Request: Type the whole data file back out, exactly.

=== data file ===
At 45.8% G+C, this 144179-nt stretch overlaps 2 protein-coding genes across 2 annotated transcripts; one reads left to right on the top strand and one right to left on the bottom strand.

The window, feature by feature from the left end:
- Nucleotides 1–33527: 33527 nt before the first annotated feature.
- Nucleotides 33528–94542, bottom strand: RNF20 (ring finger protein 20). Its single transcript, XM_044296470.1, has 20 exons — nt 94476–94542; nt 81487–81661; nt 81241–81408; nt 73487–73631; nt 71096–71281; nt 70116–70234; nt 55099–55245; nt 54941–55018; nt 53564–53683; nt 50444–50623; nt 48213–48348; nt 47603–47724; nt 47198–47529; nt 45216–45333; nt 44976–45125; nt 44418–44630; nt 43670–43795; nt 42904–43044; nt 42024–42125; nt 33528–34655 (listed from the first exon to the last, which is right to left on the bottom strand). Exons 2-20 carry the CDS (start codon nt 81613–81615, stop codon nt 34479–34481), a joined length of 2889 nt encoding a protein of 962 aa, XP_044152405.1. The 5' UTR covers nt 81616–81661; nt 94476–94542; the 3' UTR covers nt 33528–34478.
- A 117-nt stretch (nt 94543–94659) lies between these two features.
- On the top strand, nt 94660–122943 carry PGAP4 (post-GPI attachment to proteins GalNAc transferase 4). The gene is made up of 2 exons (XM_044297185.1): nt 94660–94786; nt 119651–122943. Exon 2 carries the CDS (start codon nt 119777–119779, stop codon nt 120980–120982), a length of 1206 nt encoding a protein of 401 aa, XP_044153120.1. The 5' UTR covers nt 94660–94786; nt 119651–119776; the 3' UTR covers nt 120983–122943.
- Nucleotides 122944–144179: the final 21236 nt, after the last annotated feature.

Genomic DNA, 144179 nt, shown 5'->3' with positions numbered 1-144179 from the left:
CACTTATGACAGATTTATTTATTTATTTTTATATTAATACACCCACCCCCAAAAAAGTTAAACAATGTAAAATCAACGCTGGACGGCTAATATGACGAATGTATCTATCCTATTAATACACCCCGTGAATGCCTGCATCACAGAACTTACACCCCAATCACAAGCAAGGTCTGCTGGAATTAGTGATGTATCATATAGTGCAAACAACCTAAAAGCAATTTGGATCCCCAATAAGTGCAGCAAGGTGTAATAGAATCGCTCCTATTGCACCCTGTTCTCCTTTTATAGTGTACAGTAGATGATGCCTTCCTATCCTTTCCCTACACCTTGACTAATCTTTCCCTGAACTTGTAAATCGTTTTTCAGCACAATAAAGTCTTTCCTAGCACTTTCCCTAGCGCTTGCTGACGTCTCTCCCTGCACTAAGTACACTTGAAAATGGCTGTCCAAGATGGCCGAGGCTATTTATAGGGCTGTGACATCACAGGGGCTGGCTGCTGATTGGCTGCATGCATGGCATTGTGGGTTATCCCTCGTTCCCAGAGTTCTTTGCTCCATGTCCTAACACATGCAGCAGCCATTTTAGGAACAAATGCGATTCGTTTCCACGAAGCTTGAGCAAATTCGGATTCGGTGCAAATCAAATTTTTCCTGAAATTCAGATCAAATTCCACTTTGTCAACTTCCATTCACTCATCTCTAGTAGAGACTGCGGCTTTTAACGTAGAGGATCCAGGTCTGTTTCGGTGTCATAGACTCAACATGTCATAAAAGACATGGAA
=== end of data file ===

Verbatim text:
At 45.8% G+C, this 144179-nt stretch overlaps 2 protein-coding genes across 2 annotated transcripts; one reads left to right on the top strand and one right to left on the bottom strand.

The window, feature by feature from the left end:
- Nucleotides 1–33527: 33527 nt before the first annotated feature.
- Nucleotides 33528–94542, bottom strand: RNF20 (ring finger protein 20). Its single transcript, XM_044296470.1, has 20 exons — nt 94476–94542; nt 81487–81661; nt 81241–81408; nt 73487–73631; nt 71096–71281; nt 70116–70234; nt 55099–55245; nt 54941–55018; nt 53564–53683; nt 50444–50623; nt 48213–48348; nt 47603–47724; nt 47198–47529; nt 45216–45333; nt 44976–45125; nt 44418–44630; nt 43670–43795; nt 42904–43044; nt 42024–42125; nt 33528–34655 (listed from the first exon to the last, which is right to left on the bottom strand). Exons 2-20 carry the CDS (start codon nt 81613–81615, stop codon nt 34479–34481), a joined length of 2889 nt encoding a protein of 962 aa, XP_044152405.1. The 5' UTR covers nt 81616–81661; nt 94476–94542; the 3' UTR covers nt 33528–34478.
- A 117-nt stretch (nt 94543–94659) lies between these two features.
- On the top strand, nt 94660–122943 carry PGAP4 (post-GPI attachment to proteins GalNAc transferase 4). The gene is made up of 2 exons (XM_044297185.1): nt 94660–94786; nt 119651–122943. Exon 2 carries the CDS (start codon nt 119777–119779, stop codon nt 120980–120982), a length of 1206 nt encoding a protein of 401 aa, XP_044153120.1. The 5' UTR covers nt 94660–94786; nt 119651–119776; the 3' UTR covers nt 120983–122943.
- Nucleotides 122944–144179: the final 21236 nt, after the last annotated feature.

Genomic DNA, 144179 nt, shown 5'->3' with positions numbered 1-144179 from the left:
CACTTATGACAGATTTATTTATTTATTTTTATATTAATACACCCACCCCCAAAAAAGTTAAACAATGTAAAATCAACGCTGGACGGCTAATATGACGAATGTATCTATCCTATTAATACACCCCGTGAATGCCTGCATCACAGAACTTACACCCCAATCACAAGCAAGGTCTGCTGGAATTAGTGATGTATCATATAGTGCAAACAACCTAAAAGCAATTTGGATCCCCAATAAGTGCAGCAAGGTGTAATAGAATCGCTCCTATTGCACCCTGTTCTCCTTTTATAGTGTACAGTAGATGATGCCTTCCTATCCTTTCCCTACACCTTGACTAATCTTTCCCTGAACTTGTAAATCGTTTTTCAGCACAATAAAGTCTTTCCTAGCACTTTCCCTAGCGCTTGCTGACGTCTCTCCCTGCACTAAGTACACTTGAAAATGGCTGTCCAAGATGGCCGAGGCTATTTATAGGGCTGTGACATCACAGGGGCTGGCTGCTGATTGGCTGCATGCATGGCATTGTGGGTTATCCCTCGTTCCCAGAGTTCTTTGCTCCATGTCCTAACACATGCAGCAGCCATTTTAGGAACAAATGCGATTCGTTTCCACGAAGCTTGAGCAAATTCGGATTCGGTGCAAATCAAATTTTTCCTGAAATTCAGATCAAATTCCACTTTGTCAACTTCCATTCACTCATCTCTAGTAGAGACTGCGGCTTTTAACGTAGAGGATCCAGGTCTGTTTCGGTGTCATAGACTCAACATGTCATAAAAGACATGGAA